Phnom Penh was a wonderful place to and I'm glad we got the chance to meet the lovely people that live there. Our one regret on leaving for Vietnam was that we didn't spend longer there, or visit Sihanoukville (a beach resort to the South), which is a favourite with the locals!

Posted by Glug 05:36 Archived in Cambodia Tagged backpacking Comments (0)

Siem Reap and Angkor, Cambodia

Visiting the magnificent temples of Angkor, we discovered a whole new world.

sunny 30 °C

We arrived in Cambodia slightly nervous as so many people had told us it was a slightly dodgy place at times. The road in didn't help matters! It had to be on of the worst roads ever 'built', and featured a range of potholes, mud and assorted slow traffic that our driver insisted on vearing across to pass other vehicles. Thankfully, though the bus arrived in one piece - but only just I think! We also heard one horror story from the day before where a bridge had needed repairs, causing the usual 8 hour (sore bum after that), to take 18 hours... Thankfully we missed that!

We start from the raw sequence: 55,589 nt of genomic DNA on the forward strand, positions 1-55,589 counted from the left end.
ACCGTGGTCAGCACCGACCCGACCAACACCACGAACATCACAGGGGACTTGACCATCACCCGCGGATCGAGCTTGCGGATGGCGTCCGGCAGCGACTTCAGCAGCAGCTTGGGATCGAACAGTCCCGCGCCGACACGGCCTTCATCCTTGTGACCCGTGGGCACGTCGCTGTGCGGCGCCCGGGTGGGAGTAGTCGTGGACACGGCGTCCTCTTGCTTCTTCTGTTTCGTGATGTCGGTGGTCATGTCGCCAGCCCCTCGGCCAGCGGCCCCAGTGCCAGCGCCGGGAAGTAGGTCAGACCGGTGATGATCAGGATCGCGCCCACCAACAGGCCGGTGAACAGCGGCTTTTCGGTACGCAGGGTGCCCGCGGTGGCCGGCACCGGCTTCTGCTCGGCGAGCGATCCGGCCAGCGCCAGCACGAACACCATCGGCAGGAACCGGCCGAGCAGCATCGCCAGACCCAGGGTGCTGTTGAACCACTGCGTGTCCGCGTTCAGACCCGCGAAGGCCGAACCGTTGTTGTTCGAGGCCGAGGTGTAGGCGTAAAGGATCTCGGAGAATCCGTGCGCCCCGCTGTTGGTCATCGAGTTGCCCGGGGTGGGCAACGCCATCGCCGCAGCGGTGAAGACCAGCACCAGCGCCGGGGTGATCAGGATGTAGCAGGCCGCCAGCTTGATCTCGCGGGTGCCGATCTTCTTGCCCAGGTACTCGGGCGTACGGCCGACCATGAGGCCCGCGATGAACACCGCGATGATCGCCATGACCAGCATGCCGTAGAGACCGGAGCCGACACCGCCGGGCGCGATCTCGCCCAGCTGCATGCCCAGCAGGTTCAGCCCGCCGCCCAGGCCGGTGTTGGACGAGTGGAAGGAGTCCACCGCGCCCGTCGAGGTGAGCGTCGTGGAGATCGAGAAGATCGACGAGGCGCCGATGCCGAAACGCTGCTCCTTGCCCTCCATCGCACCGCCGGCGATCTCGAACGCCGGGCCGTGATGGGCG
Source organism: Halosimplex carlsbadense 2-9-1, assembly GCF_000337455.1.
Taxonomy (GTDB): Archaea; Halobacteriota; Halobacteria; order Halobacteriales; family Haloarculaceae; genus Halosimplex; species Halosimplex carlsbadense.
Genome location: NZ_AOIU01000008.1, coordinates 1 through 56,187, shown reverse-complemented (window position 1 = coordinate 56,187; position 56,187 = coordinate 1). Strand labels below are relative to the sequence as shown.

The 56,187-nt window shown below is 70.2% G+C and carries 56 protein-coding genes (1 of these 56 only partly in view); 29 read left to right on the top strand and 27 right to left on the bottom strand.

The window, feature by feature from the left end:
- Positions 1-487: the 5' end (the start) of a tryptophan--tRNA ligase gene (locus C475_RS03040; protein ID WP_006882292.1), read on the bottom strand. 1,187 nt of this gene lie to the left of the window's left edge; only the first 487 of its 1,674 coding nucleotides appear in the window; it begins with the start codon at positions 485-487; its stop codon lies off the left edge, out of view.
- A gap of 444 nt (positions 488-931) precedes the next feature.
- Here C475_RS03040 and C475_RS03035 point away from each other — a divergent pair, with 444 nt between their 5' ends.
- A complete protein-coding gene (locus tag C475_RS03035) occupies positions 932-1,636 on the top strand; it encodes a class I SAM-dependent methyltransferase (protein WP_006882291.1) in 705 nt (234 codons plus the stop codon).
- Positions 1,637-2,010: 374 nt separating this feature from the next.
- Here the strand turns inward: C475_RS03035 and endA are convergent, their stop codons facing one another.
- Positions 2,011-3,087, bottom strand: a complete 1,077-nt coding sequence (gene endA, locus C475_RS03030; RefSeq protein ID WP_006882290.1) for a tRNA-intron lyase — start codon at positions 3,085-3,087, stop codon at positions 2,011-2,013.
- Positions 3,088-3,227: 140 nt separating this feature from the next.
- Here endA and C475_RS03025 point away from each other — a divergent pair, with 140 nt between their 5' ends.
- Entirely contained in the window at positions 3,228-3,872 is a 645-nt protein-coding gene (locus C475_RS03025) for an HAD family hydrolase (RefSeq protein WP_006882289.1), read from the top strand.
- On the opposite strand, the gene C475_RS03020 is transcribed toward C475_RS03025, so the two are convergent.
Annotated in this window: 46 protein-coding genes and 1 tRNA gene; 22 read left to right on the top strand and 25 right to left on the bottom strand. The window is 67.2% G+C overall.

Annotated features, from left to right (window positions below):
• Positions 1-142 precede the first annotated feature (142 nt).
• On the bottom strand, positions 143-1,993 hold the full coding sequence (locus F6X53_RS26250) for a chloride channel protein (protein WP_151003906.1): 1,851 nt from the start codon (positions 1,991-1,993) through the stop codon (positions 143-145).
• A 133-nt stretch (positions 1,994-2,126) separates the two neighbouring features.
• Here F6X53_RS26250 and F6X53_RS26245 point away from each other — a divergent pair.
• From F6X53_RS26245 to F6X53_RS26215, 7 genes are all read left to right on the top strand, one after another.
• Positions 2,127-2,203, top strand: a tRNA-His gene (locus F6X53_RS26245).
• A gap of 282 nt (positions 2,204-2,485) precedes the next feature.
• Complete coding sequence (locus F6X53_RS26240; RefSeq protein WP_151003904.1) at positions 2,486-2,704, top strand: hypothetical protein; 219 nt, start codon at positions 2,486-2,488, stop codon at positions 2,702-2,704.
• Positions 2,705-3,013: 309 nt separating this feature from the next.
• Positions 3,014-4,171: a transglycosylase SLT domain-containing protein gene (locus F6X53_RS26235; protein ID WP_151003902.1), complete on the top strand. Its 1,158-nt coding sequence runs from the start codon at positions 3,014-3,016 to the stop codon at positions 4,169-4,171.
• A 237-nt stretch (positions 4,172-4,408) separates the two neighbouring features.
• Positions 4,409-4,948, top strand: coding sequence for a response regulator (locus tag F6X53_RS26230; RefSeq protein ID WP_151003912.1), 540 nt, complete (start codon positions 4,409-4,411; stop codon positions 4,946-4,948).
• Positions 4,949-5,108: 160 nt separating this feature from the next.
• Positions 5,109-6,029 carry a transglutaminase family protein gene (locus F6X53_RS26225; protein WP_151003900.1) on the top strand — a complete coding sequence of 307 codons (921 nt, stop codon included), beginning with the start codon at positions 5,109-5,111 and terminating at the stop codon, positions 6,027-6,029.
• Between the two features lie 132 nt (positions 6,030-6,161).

Our first day, we headed into the temples bristling with excitment after seeing a documentary on Discovery the night before. We had 2 mopeds - the preferred form of 'taxi' here - and after buying our passes - $40 for 3 days - we headed straight to Angkor most famous temple, Angkor Wat. It was amazing actually being there! The place is truly magnificent, and everyone should go and see it if they get the chance! We wandered freely around in the temple, climbing the stupidly steep stairs - worse was to come though.

Next, our drivers took us to the ancient capital of Angkor Thom, where we saw our favourite temple, Bayon. The main feature of this is that all of the towers have 4 faces, facing the 4 points of the compass. But what made it even better was the hap-hazard way it's been built, creating a labyrinth of passageways.